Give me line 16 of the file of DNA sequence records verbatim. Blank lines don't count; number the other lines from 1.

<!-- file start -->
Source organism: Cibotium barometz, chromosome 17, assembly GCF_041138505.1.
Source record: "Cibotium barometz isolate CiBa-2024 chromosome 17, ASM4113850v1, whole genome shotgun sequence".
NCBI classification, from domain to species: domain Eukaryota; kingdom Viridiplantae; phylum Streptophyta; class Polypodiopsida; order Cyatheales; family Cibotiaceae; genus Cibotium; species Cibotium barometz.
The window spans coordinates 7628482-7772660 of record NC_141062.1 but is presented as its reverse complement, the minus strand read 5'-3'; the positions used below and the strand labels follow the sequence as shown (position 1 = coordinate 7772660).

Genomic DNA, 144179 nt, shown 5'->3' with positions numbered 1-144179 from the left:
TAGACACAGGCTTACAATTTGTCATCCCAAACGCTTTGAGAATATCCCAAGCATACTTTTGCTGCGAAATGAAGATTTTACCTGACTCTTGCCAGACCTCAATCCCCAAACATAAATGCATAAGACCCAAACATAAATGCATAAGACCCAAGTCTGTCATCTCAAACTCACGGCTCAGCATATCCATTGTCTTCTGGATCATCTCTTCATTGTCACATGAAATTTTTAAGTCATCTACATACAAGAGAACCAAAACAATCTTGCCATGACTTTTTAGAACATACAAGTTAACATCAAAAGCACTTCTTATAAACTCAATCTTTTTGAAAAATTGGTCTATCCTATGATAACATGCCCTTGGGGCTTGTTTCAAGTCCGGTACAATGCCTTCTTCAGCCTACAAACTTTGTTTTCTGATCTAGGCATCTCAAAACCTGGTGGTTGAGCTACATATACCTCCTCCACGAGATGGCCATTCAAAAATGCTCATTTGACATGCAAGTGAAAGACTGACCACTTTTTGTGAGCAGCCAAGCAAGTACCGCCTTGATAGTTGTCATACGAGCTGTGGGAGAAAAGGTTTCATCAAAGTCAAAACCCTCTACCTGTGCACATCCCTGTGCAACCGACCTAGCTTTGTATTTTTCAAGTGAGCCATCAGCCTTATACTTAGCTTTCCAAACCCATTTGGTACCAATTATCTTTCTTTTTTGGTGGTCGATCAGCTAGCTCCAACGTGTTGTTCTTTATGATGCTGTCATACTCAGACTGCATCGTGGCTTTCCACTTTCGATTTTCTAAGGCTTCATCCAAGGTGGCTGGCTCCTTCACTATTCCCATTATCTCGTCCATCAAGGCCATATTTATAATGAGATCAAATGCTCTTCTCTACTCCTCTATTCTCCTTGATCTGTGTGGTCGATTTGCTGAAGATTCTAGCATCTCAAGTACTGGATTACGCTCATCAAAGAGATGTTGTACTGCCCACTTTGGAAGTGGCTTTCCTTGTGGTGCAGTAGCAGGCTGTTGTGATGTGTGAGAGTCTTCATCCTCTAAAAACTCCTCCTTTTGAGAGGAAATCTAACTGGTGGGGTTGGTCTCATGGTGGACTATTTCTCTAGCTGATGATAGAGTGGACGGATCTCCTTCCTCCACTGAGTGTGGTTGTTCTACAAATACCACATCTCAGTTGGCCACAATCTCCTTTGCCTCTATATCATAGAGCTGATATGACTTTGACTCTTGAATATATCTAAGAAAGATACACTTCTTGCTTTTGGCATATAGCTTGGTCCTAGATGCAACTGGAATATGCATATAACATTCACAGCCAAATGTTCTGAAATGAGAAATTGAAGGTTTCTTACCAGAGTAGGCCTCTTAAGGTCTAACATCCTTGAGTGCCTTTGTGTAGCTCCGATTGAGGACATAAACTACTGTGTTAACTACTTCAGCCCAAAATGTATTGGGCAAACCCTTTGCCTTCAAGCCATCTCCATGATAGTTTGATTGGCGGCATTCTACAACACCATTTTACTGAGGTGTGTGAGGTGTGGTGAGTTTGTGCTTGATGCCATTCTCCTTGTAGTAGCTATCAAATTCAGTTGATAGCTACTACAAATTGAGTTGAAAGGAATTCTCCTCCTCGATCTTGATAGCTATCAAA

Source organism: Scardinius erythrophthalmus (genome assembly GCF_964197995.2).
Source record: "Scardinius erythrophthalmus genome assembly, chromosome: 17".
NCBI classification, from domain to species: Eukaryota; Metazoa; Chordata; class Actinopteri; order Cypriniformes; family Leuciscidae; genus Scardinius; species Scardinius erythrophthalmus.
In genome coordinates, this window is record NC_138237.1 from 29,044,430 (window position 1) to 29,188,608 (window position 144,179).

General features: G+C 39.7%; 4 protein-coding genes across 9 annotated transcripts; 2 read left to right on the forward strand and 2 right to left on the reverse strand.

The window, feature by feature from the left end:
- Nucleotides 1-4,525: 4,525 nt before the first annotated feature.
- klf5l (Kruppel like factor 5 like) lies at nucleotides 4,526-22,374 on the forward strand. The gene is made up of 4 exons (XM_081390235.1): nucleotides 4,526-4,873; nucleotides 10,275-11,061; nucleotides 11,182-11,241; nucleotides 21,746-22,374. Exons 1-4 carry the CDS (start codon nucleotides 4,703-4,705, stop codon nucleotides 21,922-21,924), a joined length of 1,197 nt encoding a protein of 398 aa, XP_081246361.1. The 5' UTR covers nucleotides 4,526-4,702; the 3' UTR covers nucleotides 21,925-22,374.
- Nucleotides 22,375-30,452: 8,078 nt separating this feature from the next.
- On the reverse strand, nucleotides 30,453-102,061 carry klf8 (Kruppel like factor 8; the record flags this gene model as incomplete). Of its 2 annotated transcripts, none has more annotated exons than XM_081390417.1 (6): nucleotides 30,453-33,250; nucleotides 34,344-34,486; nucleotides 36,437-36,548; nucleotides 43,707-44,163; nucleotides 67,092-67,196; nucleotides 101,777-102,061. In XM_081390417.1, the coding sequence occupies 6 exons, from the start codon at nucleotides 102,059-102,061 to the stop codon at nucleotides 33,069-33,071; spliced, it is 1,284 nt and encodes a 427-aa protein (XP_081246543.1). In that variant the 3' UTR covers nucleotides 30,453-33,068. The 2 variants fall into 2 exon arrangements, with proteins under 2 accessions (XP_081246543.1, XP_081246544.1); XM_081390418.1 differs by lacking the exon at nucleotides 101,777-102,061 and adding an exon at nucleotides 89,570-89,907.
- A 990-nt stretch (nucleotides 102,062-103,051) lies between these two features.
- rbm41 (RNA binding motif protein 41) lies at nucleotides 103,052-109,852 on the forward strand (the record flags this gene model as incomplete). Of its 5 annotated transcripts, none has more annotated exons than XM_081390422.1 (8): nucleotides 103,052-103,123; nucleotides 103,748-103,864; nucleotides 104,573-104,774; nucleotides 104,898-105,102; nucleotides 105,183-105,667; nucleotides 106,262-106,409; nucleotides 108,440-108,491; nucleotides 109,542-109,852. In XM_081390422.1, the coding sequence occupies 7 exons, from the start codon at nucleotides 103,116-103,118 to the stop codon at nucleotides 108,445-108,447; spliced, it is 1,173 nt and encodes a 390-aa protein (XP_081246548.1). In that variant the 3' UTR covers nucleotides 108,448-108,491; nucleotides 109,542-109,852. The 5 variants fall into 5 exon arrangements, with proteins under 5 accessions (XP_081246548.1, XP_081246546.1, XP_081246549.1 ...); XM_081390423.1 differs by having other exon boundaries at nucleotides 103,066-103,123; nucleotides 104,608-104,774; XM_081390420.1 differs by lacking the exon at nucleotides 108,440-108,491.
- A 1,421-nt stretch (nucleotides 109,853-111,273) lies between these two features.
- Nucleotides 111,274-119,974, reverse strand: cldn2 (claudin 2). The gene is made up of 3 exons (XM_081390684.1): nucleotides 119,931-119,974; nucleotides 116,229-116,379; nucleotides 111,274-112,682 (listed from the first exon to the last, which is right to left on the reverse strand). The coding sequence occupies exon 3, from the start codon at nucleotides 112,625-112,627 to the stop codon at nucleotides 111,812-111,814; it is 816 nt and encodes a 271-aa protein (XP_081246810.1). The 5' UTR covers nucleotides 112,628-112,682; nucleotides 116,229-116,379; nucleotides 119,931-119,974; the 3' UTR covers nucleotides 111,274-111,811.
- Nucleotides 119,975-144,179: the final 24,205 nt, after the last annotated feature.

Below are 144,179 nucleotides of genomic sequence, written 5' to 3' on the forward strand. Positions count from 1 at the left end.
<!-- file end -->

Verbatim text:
- On the reverse strand, nucleotides 30,453-102,061 carry klf8 (Kruppel like factor 8; the record flags this gene model as incomplete). Of its 2 annotated transcripts, none has more annotated exons than XM_081390417.1 (6): nucleotides 30,453-33,250; nucleotides 34,344-34,486; nucleotides 36,437-36,548; nucleotides 43,707-44,163; nucleotides 67,092-67,196; nucleotides 101,777-102,061. In XM_081390417.1, the coding sequence occupies 6 exons, from the start codon at nucleotides 102,059-102,061 to the stop codon at nucleotides 33,069-33,071; spliced, it is 1,284 nt and encodes a 427-aa protein (XP_081246543.1). In that variant the 3' UTR covers nucleotides 30,453-33,068. The 2 variants fall into 2 exon arrangements, with proteins under 2 accessions (XP_081246543.1, XP_081246544.1); XM_081390418.1 differs by lacking the exon at nucleotides 101,777-102,061 and adding an exon at nucleotides 89,570-89,907.